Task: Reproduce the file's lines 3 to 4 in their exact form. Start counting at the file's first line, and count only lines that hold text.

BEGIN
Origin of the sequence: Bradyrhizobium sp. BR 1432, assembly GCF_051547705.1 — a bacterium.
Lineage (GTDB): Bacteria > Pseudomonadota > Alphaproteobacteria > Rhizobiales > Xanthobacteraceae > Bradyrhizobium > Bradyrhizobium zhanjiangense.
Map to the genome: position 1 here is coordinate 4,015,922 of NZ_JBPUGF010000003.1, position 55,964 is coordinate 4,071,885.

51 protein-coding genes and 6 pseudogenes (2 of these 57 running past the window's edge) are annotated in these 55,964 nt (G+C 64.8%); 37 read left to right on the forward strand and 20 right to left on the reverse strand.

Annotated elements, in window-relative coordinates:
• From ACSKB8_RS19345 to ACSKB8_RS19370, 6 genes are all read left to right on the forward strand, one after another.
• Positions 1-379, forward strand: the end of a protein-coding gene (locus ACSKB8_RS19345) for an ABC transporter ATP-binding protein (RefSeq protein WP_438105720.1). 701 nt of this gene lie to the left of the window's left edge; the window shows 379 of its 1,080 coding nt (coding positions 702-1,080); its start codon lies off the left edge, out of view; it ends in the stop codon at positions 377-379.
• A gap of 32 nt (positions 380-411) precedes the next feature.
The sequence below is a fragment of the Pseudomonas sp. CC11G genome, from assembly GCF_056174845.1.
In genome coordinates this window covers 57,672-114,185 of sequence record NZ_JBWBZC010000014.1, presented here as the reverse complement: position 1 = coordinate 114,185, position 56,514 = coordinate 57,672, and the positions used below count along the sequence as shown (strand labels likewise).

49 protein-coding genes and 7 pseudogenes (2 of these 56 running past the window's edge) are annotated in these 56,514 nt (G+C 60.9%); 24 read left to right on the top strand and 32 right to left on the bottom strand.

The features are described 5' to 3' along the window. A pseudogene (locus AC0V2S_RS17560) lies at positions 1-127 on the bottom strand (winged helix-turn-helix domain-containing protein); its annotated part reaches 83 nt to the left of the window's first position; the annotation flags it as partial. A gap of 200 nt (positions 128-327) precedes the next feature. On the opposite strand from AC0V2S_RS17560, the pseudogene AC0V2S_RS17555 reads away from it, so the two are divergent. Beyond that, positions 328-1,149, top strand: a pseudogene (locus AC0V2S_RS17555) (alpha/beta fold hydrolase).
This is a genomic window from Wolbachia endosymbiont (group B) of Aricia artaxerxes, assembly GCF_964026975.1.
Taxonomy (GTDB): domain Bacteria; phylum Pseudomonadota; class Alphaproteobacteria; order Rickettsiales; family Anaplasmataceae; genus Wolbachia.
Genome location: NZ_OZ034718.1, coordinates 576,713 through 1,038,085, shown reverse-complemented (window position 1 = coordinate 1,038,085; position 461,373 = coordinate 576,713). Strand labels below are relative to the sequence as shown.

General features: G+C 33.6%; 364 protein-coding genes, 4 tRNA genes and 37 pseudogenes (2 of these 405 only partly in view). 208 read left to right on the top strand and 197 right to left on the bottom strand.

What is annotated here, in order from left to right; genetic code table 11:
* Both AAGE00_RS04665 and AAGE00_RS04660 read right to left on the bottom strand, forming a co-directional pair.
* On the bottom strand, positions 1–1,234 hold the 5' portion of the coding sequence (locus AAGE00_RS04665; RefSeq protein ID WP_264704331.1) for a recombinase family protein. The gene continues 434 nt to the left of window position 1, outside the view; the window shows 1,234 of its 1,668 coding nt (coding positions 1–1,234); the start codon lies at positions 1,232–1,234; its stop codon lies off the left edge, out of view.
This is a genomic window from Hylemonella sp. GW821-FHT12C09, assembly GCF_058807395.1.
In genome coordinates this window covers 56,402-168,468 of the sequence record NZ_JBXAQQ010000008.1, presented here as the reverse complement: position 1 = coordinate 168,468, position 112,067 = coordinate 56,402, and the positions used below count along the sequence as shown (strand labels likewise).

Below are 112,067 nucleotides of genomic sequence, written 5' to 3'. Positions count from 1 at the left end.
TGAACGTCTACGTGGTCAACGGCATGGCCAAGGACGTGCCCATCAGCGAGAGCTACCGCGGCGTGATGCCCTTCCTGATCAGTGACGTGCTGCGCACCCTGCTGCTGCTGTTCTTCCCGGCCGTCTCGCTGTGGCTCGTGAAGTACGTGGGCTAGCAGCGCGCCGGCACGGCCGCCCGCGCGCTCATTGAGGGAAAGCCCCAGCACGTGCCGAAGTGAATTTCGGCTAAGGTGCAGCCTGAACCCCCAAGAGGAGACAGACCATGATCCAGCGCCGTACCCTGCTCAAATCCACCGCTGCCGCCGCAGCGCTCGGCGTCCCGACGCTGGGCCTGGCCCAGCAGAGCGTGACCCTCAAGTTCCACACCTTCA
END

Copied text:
Map to the genome: position 1 here is coordinate 4,015,922 of NZ_JBPUGF010000003.1, position 55,964 is coordinate 4,071,885.

51 protein-coding genes and 6 pseudogenes (2 of these 57 running past the window's edge) are annotated in these 55,964 nt (G+C 64.8%); 37 read left to right on the forward strand and 20 right to left on the reverse strand.